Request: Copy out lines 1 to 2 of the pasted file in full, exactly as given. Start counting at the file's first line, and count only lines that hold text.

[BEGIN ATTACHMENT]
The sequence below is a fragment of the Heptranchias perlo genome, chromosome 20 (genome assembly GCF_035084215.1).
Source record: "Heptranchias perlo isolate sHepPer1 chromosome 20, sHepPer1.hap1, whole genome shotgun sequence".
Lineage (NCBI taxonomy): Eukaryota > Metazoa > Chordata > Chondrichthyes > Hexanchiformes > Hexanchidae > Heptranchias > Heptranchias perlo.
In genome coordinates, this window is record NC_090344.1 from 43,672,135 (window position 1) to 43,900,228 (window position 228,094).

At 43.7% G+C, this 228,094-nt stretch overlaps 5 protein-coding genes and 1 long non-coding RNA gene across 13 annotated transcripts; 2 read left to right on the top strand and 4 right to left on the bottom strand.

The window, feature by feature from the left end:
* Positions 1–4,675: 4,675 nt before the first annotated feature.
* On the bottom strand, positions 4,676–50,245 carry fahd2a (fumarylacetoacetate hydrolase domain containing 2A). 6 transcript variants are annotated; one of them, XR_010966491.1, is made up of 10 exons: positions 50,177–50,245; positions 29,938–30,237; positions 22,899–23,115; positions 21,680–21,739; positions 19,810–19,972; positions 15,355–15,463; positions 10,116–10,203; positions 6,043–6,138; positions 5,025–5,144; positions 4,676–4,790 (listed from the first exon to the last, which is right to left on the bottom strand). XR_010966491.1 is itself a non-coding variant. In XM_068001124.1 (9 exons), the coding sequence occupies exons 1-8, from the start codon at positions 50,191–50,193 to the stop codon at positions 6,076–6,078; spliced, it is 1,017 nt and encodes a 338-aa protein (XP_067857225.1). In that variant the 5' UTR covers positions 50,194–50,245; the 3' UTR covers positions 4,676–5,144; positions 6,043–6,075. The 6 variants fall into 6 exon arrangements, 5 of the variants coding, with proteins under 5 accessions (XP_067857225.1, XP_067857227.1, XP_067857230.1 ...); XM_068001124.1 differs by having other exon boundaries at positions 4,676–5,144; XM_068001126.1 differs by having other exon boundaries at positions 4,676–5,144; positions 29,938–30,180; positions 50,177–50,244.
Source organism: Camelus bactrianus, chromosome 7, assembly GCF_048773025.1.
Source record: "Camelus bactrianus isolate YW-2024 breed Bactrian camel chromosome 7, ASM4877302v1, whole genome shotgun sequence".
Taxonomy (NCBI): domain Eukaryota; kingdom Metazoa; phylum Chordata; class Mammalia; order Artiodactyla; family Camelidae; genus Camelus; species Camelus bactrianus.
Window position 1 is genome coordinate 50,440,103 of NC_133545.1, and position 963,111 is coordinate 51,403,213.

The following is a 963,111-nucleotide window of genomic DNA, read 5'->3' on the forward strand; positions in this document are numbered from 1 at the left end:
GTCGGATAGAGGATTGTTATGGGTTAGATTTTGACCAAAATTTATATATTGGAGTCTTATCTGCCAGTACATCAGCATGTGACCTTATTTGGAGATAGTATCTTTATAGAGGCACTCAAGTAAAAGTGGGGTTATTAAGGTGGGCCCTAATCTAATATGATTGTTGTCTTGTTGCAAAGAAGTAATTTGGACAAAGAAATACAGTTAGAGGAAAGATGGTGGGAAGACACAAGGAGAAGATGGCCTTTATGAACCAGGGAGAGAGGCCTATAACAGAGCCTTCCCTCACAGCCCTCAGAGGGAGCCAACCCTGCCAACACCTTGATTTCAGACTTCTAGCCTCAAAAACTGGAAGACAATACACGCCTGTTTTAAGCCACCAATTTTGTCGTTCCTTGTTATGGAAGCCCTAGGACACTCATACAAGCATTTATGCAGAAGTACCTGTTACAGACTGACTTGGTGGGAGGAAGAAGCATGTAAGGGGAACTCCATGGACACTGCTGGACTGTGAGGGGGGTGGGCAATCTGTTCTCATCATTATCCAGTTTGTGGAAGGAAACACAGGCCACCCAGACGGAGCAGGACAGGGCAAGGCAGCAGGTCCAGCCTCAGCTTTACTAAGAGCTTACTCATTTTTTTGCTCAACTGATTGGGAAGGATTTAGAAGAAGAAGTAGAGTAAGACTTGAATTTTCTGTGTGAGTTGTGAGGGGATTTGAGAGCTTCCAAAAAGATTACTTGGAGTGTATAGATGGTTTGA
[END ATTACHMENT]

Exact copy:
The sequence below is a fragment of the Heptranchias perlo genome, chromosome 20 (genome assembly GCF_035084215.1).
Source record: "Heptranchias perlo isolate sHepPer1 chromosome 20, sHepPer1.hap1, whole genome shotgun sequence".